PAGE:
Folks who don’t work in schools really don’t understand the ins and outs of a usual school day. They can’t fathom some of the truly strange things that happen regularly and the bizarrely fantastic stuff that happens on occasion. And honestly, even as a teacher in a school, you don’t know the full scope of what the administration and office staff see.
In my new position, I occasionally have the honor and responsibility of covering a particular building in the district if one of my colleagues as me when they are out. For example, on any particular day, one of the principals of an elementary school or the kindergarten center will need to be out of the building for professional learning or something personal and they will ask me or one of the other directors to “substitute” for the day.
Most of the time when I have covered a building, it has been routine. Nothing crazy happens and I’m happy to say things run smoothly, but other times that isn’t necessarily the case; you simply can’t predict the needs of kids on any particular days.
Of course, I’m lucky that all of my colleagues have great people they work with and when these challenges arise, there are plans in place to ensure that everything is handled with minimal disruption to the rest of the building. However, every time I step into one of their offices and a walkie-talkie or some other official badge is passed along, I’m nervous that I’ll have to help avert something I am not expecting.
The last time, for example, there was a routine recess incident where two students were playing and one fell. Our nurse is simply amazing and when the child came upstairs she was right on the case. She had ice on his head and she was talking to him to try to figure out what had happened. And then things turned. She called me in after he started throwing up as she was concerned that he may have a concussion. The parents had already been called and were on their way (because she understands and follows protocol), but they wouldn’t arrive at the school fast enough.
In only moments, the secretaries were calling central to inform them an ambulance would be coming and the nurse would be traveling with the little boy to the nearest children’s hospital while I waited patiently to hear they arrived okay and that the parents were on the scene. Then I could go pick up the nurse at the hospital and we could do the appropriate paperwork.
The paramedics did arrive and the student was an absolute champ. He wasn’t frightened and the nurse made sure he felt safe and comfortable. All the while, there was another sick student on the cot who had a fever whose mommy was coming to pick her up too.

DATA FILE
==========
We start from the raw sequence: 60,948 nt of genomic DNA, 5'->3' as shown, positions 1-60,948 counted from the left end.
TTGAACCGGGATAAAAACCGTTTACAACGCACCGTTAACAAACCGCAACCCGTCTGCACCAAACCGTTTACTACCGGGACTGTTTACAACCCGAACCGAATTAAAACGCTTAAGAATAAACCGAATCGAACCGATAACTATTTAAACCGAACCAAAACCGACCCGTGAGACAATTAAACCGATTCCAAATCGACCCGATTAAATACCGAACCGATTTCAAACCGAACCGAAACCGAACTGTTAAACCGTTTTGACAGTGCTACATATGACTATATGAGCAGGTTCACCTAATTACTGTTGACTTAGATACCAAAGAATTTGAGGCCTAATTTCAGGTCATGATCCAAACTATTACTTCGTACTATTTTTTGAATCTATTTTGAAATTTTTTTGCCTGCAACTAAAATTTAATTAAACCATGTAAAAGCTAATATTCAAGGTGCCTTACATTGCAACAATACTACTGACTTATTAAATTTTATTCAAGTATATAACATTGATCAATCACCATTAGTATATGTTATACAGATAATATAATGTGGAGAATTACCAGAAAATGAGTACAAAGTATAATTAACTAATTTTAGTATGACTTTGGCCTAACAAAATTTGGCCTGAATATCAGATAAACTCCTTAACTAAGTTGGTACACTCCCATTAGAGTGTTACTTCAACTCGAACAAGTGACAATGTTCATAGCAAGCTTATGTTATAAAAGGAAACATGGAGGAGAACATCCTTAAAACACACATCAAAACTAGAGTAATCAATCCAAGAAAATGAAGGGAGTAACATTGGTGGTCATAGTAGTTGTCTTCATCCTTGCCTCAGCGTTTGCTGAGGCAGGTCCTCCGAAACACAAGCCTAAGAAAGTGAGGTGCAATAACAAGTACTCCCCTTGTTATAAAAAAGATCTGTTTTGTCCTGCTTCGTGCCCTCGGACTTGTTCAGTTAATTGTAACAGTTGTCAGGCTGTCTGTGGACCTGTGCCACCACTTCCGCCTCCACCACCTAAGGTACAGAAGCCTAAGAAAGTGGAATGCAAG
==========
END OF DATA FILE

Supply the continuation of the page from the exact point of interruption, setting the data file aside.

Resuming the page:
On routine days, I have the pleasure of roaming from classroom to classroom, enjoying the energy of the children with their teachers. When you teach in high school, it is a very different experience than being around 5 year olds who still love coming to school—and why wouldn’t they! Every day is cool learning and singing about learning and dancing. They play and they interact and it is a joyful experience for all.
On this day, I was truly nervous about doing something wrong. Of course, I was in touch with my friend who is the principal, but the nurse really did have it all under control. My only real job was to stay calm and help everyone else stay calm too which isn’t as easy as it may seem in a situation like this.
Ironically, everything was okay and kind of quiet in the office while we waited to hear back from the nurse, but as soon as I left to go pick her up there were a bunch of kids who ended up needed the nurse! The office staff was ready to help though and they took care of it all. Two nosebleeds that were completely unrelated, another sick child who ended up going home with a fever and a couple of other crazy things that I don’t remember the details of. The secretary did a great job taking all of the notes the nurse needed though to follow up appropriately!
By the time we returned to school, it seemed several crises were averted and all of the children were being dismissed for the day. Some got on the bus as they were supposed to the walkers were picked up, just as they were supposed to be. Despite the emergency we had to attend to, the rest of the school went off without any other problems which again is a testament to the professionalism and preparedness of the staff.
Although I have seen many strange things in the classroom, none of it really compares to the kinds of experiences I’ve had since switching roles.
What is the strangest thing you have experienced as a classroom teacher or school leader or educational professional? Please share.
The opinions expressed in Work in Progress are strictly those of the author(s) and do not reflect the opinions or endorsement of Editorial Projects in Education, or any of its publications.